To sustain this position Gonzales v. Williams, 192 U. S. 1, is cited by counsel. In that case this court held that Isabella Gonzales, an inhabitant of Porto Rico at the date of the proclamation of the treaty of 1898, could not be prevented from landing and detained by an immigration inspector as an alien immigrant in order that she might be returned to Porto Rico, it appearing likely that she might become a public charge. This court held that she had been made by act of Congress a citizen of Porto Rico; that she was within the class absolved from all previous allegiance to the Spanish Government; that the act excluding alien immigrants was intended to apply to foreigners as respects this country, to persons owing allegiance to a foreign government and citizens or subjects thereof; that citizens of Porto Rico whose permanent allegiance was due to the United States and who lived in the peace of its dominion, the organic law of whose domicile was enacted by the United States and enforced through its officials, could not be considered alien immigrants within the meaning of the exclusion act of March 3, 1891 (26 Stat. 1084, c. 551). From a reading of that case it is manifest that this court did not think that Congress intended to exclude those over whom it had acquired jurisdiction under the Treaty of Paris and the subsequent legislation of Congress, whose sole allegiance was to this country and who were not aliens to it in any just sense of the term.
The case of United States v. Mrs. Gue Lim, 176 U. S. 459, is also relied upon. We think that case is readily distinguished from the one at bar. It was there held, that
the wife of a Chinese merchant entitled by treaty to come into this country and dwell here could not be required to furnish the certificate required by the statute from Chinese persons other than laborers, as such construction of the statute would lead to absurd results in requiring a certificate from the wife of a merchant in regard to whom it would be impossible to give the particulars which the statute required should be stated in the certificate; that the real purpose of the statute was not to prevent the persons named, who under the second article of the treaty had the right to come into this country, from entering, but was to prevent Chinese laborers from entering under the guise of being one of the classes permitted to enter. "To hold that a certificate is required in this case," the court said, at p. 468, "is to decide that the woman [the wife of a Chinese merchant] cannot come into the country at all, for it is not possible for her to comply with the act, because she cannot in any event procure the certificate even by returning to China. She must come in as the wife of her domiciled husband or not at all," and it was held that the act was never intended to exclude the wife and minor children of a merchant lawfully entitled to enter.
It is argued that, being a citizen of California, the petitioner and her husband are to be protected from the operation of the act. Assuming that they are citizens of California, there is nothing in that fact to prevent the officers of the United States from exercising the authority conferred upon them to exclude or deport aliens or others who are such within the terms of the Federal law.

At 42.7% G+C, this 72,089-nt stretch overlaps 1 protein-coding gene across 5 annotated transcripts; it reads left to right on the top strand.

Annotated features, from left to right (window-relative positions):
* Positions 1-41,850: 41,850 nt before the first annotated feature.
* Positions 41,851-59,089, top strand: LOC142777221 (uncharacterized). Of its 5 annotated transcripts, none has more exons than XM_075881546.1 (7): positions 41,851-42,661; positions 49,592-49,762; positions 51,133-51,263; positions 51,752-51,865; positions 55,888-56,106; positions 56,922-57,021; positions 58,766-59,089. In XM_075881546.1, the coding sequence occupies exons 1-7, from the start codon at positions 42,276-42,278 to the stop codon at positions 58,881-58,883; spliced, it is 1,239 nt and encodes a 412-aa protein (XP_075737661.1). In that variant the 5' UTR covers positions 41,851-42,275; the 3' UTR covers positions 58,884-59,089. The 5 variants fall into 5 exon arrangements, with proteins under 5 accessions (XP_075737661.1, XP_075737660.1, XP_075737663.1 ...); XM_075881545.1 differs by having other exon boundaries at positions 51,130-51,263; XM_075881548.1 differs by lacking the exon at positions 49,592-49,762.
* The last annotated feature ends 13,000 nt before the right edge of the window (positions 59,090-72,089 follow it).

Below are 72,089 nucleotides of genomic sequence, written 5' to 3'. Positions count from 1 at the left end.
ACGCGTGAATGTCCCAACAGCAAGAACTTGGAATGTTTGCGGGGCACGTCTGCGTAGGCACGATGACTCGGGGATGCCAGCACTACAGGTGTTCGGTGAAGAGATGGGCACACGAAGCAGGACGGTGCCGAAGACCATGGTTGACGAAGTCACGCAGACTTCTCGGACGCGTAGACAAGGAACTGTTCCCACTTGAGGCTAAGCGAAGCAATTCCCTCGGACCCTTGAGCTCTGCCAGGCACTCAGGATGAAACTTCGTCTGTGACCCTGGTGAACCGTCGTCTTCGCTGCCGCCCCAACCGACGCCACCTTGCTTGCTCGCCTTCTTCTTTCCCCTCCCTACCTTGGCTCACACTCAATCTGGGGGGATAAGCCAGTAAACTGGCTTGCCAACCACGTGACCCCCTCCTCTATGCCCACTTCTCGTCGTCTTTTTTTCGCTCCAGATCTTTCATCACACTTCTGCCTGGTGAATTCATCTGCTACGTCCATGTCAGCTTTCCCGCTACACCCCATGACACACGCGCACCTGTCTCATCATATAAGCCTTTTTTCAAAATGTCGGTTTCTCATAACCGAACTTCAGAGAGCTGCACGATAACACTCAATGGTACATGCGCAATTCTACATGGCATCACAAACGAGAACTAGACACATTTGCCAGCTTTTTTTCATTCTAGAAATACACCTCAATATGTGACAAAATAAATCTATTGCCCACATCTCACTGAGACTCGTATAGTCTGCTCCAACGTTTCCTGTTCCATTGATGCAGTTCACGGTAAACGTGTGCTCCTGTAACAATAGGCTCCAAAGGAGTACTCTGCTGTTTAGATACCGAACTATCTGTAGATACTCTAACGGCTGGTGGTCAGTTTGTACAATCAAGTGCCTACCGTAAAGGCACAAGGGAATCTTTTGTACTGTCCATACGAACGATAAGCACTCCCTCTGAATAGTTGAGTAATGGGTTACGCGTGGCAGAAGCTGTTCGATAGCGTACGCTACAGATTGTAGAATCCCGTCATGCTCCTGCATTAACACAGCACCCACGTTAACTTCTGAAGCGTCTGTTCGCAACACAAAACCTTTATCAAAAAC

We find nothing in the previous decisions of this court which exempts Li A. Sim from the operations of the statute as an alien person. True it is, as contended, that all statutes must be given a reasonable construction, with a view to effecting the object and purposes thereof. It was the manifest purpose of Congress in passing this law to prevent the introduction and keeping in the United States
of women of the prohibited class. The object of the act was to exclude alien prostitutes, or, if they entered and were found violating the statute within the period prescribed, to return them to the country whence they came. A married woman may be as objectionable as a single one in the respects denounced in the law. There is nothing in the terms of the act showing the congressional purpose to exclude from its provisions an alien who had previously married or who might marry an American citizen. Indeed, if this construction were adopted, the marriage of such alien to a countryman of American citizenship who might be ignorant of the conduct of the alien or willing to condone it, would afford an easy means of evading the statute. In the present case, in view of the finding of the immigration officer, approved by the Secretary of Commerce and Labor, it must be taken as true that Li A. Sim, notwithstanding her marriage relation, was found in a house of prostitution in violation of the statute. This situation was one of her own making, and, conceding her right to come into the United States and dwell with her husband because of his American citizenship, it is obvious that such right could have been retained by proper conduct on her part and was only lost upon her violation of the statute, she, being an alien, thereby forfeiting her right to longer remain in this country. If it be admitted that the present is a hard application of the rule of the statute, with the effect of such law this court has nothing to do. The provisions of the statute are plain, and it was passed by Congress with full power over the subject. In our view the present case is brought within the terms of the law, when given a reasonable construction with a view to effecting its purposes. If it ought to be amended so as to except from its operation alien wives of American citizens, that result can only be legitimately obtained in the exercise of legislative authority.